That’s how I feel about Elizabeth A. Trembley’s “Look Again: A Memoir.” It contains essential information about life, creativity, and balance.
Everyone alive experiences trauma a some point in life. How we each individually deal with trauma will define the way the rest of our individual lives unfold.
I believe it is crucial for us to deal with trauma and take back our life, history, story, and very soul. Trembley’s book provides a template for thoughtful self-analysis of any trauma by examining her experience of finding a body in the woods while walking with her dogs.
How she deals with this event and puts it in context of her life, both for herself and her reader examines how events unexamined can shut down parts of our character, nature, and even joy.
In a book that is both poignant and often funny, Trembley shows that through real understanding authenticity is achievable. That’s a powerful message for everyone.
And it’s a critical message for anyone involved in a creative enterprise or looking to live in a fully creative way.
I don’t want to write about specifics on how she does this except to say that she examines the same life event in six ways to mine it for truth. And to excavate and set aside the self-limiting and self-stifling protective measures that are often our first response to traumatic events.
If you care about understanding your creative process, whether or not you believe you’ve suffered a traumatic event; if you find yourself living with fear or anxiety as a constant hum in your life, you need to read this book.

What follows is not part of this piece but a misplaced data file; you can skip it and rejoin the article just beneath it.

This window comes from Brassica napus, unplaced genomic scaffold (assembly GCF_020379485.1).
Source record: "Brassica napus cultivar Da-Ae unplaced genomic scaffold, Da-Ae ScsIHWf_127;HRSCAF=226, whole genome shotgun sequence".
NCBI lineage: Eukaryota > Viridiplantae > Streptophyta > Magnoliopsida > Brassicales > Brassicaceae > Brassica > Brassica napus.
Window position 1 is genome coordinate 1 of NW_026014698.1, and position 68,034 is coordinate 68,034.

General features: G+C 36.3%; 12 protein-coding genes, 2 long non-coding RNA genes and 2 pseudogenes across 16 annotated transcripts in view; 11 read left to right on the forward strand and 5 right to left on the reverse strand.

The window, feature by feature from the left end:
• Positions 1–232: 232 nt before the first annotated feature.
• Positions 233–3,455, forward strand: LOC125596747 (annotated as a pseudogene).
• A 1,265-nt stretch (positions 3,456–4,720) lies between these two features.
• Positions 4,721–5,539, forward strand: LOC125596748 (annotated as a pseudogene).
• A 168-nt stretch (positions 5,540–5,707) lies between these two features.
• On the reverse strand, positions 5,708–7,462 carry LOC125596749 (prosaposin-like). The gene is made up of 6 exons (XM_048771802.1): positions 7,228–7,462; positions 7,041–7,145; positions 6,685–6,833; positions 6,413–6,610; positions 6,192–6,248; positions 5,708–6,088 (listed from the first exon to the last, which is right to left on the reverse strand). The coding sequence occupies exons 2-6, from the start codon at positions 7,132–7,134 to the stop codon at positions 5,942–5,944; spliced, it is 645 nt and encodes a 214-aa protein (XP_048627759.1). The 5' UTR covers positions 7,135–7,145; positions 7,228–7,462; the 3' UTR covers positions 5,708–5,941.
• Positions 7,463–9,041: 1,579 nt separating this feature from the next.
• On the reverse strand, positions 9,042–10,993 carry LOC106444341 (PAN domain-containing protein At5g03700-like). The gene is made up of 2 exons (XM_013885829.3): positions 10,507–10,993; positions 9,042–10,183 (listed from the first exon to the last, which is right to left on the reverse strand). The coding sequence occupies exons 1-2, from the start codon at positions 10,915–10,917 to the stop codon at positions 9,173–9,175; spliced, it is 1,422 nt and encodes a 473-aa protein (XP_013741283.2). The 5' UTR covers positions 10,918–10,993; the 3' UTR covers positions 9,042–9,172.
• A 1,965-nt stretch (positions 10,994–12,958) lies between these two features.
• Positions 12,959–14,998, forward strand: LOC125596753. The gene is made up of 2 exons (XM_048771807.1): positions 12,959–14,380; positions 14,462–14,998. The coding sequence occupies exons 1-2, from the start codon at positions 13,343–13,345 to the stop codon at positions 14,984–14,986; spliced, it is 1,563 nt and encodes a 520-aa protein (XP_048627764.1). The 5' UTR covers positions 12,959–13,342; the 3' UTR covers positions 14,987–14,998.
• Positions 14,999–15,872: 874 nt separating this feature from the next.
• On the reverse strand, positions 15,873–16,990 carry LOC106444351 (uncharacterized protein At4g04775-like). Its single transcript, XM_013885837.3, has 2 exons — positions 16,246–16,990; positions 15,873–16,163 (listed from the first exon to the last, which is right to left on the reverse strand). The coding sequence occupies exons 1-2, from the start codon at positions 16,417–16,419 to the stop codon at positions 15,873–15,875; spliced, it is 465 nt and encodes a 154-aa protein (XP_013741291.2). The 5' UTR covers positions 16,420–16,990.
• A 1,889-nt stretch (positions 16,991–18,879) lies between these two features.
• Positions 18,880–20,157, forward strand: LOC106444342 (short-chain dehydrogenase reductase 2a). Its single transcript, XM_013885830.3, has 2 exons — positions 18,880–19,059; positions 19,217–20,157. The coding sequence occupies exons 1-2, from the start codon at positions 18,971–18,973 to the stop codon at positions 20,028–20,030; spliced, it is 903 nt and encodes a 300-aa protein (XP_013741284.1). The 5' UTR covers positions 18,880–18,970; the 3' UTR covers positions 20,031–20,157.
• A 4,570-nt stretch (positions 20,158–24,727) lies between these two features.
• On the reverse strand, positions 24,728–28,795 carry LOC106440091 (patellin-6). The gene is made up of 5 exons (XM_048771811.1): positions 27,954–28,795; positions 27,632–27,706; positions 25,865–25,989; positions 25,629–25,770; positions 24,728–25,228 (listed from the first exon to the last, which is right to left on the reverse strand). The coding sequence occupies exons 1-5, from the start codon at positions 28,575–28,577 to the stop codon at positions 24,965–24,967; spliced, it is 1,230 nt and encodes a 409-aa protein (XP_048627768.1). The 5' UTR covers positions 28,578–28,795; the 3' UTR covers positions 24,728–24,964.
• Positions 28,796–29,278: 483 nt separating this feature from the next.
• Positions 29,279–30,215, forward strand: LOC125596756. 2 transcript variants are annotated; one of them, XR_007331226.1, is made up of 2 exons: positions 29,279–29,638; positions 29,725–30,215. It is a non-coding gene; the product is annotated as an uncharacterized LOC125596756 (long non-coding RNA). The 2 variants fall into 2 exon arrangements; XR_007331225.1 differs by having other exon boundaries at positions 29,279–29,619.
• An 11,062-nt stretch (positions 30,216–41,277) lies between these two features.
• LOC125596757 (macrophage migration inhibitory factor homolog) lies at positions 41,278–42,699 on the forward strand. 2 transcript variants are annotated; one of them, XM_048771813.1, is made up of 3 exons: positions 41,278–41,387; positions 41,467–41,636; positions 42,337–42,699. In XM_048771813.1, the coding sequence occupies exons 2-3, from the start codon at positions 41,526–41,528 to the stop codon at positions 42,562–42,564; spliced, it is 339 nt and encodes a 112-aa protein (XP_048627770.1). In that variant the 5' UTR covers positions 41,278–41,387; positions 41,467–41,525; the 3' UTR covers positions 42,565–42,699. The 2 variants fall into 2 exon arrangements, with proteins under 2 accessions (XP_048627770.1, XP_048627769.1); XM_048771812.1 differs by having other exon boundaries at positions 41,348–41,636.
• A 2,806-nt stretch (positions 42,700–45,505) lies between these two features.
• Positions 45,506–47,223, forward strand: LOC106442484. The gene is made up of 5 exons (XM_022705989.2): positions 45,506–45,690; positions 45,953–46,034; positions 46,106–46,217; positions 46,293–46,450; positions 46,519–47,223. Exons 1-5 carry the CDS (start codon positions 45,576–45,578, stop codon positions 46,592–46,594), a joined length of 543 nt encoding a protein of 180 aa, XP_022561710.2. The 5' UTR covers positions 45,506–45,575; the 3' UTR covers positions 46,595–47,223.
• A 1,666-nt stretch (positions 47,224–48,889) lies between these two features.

If you know someone who has suffered a traumatic event and has shut down in some way, you need to read this book, and you need to get them to read this book.
“Look Again” is not about being a victim of trauma. It is, instead, refreshingly about being the hero of your own life and reclaiming your creativity and understanding in a way only you can do.
The book isn’t about easy answers. The book shows that the process of getting down to what really happened and how something impacts you is something that is going to take some mental work; and that work is probably going to be uncomfortable. But you can do it.
Trembley is that rare author who thinks deeply about important issues and is able to convey them in an accessible way to a vast audience. She deals with dark material in an often light and humorous way. (I would feel comfortable giving this book to younger children to help start a healing conversation and remove their fears.)
If you haven’t already read “Look Again,” you need to put it on your summer/life reading list.
Where To Find the Book and the Author
You can buy this book through Amazon at this link. (I’m not affiliated in anyway.)
Or you can find it at independent bookstores across the country. (She is doing readings at various stores so call your local bookstore and inquire.)
Her website link is here. On her website you can also read about the reception the book has been receiving. You’ll also find a short video of Trembley talking about the book. (You can see the video here on YouTube too.)
The author is a former drawing student of mine who became a friend because it’s rare to find someone whose mind you really enjoy connecting with (and she did write her dissertation on Dorothy L. Sayers! Come on!)
When I read her book I wrote to her and told her it was great. She said it was “high praise indeed coming from you as I know you’re not a bullshitter.” If you’ve been reading my blog for the past fourteen years you’ll know I’m not shy about telling you exactly why like or don’t like something.
I love this book. I think everyone needs to read it.